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Home / 2018 / EMBC asks self-evacuated residents to consider returning home
EMBC asks self-evacuated residents to consider returning home

EMBC asks self-evacuated residents to consider returning home

With accommodations reaching capacity in communities hosting wildfire evacuees, Emergency Management BC (EMBC) is asking those not at risk to think about heading home.

Officials say Emergency Social Services are intended for those on evacuation order.  While there were some exceptions made during the current wildfire season, space is now needed for those on evacuation order.

EMBC is asking those who have self-evacuated to larger communities due to smoke to consider returning home.

The organization says leaving a smoky region for another community doesn’t guarantee a reduced exposure to smoke and can add stress and anxiety.

EMBC says wind and weather patterns can mean smoke concentrations are actually higher in urban centres, making it worse than the places people have left.

At last count, the City of Prince George was temporary home to nearly 3000 wildfire evacuees.

Officials say returning home will help host-community Emergency Social Services create the capacity for people who have been evacuated from their homes due to a direct wildfire threat.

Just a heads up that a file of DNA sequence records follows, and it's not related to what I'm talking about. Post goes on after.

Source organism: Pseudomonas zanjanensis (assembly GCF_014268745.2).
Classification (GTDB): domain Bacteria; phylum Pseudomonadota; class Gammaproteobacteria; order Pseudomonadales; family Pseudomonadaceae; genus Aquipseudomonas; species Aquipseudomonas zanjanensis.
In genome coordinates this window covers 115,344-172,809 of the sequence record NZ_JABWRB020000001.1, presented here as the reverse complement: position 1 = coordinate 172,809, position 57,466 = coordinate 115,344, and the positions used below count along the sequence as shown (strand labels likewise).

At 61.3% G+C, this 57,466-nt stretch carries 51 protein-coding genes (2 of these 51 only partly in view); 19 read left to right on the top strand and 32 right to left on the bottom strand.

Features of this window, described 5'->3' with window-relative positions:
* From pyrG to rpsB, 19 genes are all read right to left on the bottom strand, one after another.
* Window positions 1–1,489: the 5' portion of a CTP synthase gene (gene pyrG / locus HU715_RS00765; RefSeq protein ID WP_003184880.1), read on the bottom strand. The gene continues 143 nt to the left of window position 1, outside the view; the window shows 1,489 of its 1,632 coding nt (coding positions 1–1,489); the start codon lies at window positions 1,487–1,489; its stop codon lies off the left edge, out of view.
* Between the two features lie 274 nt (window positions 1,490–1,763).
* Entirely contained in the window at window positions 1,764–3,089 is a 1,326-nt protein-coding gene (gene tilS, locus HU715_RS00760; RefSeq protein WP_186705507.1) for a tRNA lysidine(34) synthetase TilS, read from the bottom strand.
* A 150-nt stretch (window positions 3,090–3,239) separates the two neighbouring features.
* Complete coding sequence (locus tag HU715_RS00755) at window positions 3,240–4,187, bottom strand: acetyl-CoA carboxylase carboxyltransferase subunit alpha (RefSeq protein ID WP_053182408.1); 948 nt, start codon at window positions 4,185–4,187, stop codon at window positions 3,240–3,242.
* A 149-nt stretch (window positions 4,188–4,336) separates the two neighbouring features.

Emergency Management BC has a number of tips for those not on evacuation order, but worried about smoke issues at home:

  • Stay indoors and keep the air clean (windows/doors closed, no smoking, no burning fireplaces/candles/incense, no vacuuming).

  • Reduce the amount of time spent outdoors. Avoid vigorous outdoor activities.

  • When in a vehicle, keep windows closed with air conditioning set to recirculate.

  • Visit places with controlled air supply, such as shopping malls, swimming pools, public libraries, etc.

  • People with asthma, or other chronic illnesses, should ensure they have an adequate supply of inhalers/medication, and should activate their asthma or personal protection plans.

  • Visit HealthLinkBC: https://www.healthlinkbc.ca/

  • Call 811 (non-emergency) or visit your health practitioner for non-emergency medical assistance.

  • Call 911 only during an emergency, e.g., if someone is having difficulty breathing, or is in cardiovascular distress.

About Bill Fee

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